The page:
Friday, June 19, 2009

:: Power and Influence ::

About five weeks ago, I had to work a Sunday shift, filling in for our usual photographer, who had the weekend off. Midway through my shift, I made a quick stop - for five minutes, tops - at a local sports facility. This particular facility was in a town that lives and dies on pay parking. However, because I was only running in quickly to see if anything interesting was going on, I did not feed the meter.

Besides, I've been working here for more than five years and rarely paid for parking, and had never gotten a ticket (which I was actually quite proud of, and I bragged about it often to co-workers).

Karma, of course, is a hideous bitch, and sure enough, I received a parking ticket approximately three minutes after I left my vehicle. Total fine: $30 if paid within a certain timeframe, and it doubled to $60 if you took too long.

Regardless, I tried to pay the ticket online later that day, but the bylaw officer had obviously not processed it yet, and therefore, I could not pay up.

No big deal, I'll pay it on Monday, I figured.

Of course, I spent the rest of Sunday and most of Monday stewing about my ticket situation, and my Monday afternoon - spurred on by a co-worker or two - I decided that, no, I was not going to bow down, take my lumps and pay the $30 fine.

It was only three minutes, I re-iterated to myself. And then, as far as justifications go, the kicker - I was there in my role as photographer for a small community newspaper, and therefore, doing a service to said community by attempting to take photos of its fine citizens, so how dare they insult me with this?!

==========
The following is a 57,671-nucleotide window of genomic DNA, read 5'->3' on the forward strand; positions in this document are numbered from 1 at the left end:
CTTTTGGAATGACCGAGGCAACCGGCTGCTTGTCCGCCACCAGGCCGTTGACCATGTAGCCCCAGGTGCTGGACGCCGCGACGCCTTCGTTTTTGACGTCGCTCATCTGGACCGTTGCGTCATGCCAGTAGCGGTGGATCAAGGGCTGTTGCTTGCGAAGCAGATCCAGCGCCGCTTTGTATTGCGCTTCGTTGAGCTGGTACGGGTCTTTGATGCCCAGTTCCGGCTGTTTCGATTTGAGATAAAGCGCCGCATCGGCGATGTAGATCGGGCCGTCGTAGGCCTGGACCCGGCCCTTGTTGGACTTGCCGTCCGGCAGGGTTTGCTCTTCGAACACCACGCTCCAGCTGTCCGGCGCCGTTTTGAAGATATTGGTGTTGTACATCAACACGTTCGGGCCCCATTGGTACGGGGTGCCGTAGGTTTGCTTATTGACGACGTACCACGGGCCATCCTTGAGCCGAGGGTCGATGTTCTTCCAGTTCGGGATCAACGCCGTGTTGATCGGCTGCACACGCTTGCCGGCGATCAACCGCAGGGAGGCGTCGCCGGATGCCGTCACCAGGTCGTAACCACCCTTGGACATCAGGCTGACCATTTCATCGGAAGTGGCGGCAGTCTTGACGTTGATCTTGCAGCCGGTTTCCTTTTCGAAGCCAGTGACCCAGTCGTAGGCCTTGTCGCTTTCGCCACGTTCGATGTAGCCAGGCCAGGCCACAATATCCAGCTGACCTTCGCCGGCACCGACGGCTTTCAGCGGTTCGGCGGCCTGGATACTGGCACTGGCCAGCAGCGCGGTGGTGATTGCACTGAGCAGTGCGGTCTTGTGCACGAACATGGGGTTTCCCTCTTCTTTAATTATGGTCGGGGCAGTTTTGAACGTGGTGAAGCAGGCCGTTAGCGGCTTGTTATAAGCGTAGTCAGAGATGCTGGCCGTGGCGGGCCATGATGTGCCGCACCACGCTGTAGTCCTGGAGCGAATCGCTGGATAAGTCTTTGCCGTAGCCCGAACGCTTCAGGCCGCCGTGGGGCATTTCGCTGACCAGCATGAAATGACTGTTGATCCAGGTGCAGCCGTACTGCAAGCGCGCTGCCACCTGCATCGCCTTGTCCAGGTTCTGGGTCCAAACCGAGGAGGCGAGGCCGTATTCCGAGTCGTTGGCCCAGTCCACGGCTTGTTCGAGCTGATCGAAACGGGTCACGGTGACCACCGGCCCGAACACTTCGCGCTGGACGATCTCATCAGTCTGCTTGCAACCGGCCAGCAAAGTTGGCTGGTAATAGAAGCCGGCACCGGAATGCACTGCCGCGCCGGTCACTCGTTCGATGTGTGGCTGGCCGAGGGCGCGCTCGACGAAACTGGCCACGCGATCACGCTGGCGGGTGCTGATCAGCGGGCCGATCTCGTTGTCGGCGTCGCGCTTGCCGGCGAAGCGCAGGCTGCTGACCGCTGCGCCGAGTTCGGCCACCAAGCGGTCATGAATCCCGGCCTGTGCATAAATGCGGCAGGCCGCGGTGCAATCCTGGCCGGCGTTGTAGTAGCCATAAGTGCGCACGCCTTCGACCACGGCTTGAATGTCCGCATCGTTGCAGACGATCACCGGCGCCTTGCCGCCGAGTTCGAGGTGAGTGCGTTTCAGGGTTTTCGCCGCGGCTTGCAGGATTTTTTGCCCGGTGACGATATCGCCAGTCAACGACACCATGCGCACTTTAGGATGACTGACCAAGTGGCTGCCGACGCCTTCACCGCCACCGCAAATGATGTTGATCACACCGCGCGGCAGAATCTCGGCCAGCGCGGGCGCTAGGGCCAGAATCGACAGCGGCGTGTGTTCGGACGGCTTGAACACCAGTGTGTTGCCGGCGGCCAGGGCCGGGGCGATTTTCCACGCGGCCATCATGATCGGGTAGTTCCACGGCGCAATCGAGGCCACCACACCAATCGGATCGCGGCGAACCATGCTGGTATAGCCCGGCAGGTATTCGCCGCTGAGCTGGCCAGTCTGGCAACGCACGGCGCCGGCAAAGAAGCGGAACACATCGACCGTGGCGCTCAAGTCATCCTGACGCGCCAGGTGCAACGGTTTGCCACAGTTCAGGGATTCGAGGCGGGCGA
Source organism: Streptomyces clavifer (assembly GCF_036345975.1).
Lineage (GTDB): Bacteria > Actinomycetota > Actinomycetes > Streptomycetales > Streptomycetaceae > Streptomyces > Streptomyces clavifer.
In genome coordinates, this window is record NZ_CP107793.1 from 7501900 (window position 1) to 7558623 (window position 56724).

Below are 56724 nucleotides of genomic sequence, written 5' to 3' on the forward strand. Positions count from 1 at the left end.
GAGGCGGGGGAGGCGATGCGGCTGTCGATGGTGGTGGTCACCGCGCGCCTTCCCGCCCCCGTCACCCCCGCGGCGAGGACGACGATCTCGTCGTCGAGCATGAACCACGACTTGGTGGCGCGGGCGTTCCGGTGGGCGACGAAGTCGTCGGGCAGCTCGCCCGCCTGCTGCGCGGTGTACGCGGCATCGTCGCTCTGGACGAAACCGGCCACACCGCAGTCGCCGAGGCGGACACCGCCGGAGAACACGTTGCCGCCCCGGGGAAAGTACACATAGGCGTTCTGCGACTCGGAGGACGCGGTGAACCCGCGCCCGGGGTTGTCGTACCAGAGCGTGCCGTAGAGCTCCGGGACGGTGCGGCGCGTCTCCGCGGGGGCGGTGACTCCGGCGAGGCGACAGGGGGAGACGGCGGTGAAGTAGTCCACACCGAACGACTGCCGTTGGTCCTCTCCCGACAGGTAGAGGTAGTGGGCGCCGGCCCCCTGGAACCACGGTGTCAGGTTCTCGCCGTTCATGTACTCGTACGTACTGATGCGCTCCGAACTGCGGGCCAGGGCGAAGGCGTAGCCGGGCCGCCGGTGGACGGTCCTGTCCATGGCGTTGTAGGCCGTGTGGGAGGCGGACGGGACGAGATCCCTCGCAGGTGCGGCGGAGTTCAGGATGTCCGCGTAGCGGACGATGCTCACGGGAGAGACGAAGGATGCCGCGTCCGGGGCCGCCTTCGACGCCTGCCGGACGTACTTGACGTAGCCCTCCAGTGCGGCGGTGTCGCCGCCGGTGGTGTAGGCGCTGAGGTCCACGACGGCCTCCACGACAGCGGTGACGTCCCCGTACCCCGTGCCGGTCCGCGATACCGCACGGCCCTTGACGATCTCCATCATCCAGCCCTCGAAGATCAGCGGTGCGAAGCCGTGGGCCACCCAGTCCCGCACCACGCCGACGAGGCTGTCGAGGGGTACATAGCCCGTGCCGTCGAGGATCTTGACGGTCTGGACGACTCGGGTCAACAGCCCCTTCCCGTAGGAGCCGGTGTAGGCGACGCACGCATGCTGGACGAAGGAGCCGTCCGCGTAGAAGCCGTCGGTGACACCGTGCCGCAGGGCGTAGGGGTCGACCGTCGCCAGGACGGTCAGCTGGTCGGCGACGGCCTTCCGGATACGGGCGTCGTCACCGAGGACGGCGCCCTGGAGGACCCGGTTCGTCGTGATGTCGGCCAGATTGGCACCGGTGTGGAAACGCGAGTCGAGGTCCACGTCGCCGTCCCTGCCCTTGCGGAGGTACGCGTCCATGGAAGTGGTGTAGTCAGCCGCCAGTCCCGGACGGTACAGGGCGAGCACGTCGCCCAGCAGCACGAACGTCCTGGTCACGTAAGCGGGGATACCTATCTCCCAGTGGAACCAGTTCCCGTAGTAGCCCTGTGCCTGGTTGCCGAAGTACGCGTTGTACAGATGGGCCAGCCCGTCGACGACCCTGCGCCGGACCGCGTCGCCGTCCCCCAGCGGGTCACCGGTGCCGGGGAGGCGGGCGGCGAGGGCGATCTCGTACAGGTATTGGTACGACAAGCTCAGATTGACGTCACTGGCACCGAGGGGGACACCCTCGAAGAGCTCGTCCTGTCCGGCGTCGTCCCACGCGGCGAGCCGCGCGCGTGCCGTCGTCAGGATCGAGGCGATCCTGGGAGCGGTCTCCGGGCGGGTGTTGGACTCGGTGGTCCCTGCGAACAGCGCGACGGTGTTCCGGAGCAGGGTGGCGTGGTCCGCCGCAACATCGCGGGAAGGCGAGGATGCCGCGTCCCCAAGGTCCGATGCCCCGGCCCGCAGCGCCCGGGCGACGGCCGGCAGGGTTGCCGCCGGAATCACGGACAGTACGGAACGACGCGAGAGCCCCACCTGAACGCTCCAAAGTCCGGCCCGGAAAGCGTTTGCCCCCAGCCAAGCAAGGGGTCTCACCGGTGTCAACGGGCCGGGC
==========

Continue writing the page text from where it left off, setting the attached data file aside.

Professionally speaking, it was as close as I've ever come to a Do you know who I am?! moment. Frankly, I'm surprised it took that long to occur. But occur it did.

With rebellion in my heart, I downloaded the required paperwork to launch my official appeal. I filled out all the forms, and under reasons for appeal, I described my case in detail, giving them my "community service" spiel, and then some.

Then I faxed in the form, and I waited. And waited.

Two days ago I received in the mail a letter from the city stating that I now owed $60 because I took too long to pay. This of course, comes despite never hearing back from the city regarding my appeal, one way or another. Certainly I couldn't be expected to pay a fine before my appeal was approved or denied, right?

Now I was actually angry, so I did what I had been encouraged to do weeks earlier but hadn't, instead saying it was a "last resort" - I went right to the top. I emailed the mayor.

Now, this wasn't just some random wahoo calling the city's top politician to vent (well, it was...) - I actually do know the mayor, and we get along very well. She likes me, so I knew I had a shot. I explained the situation, and that I wasn't trying to weasel out of a ticket, merely trying to get it reverted back to $30 status.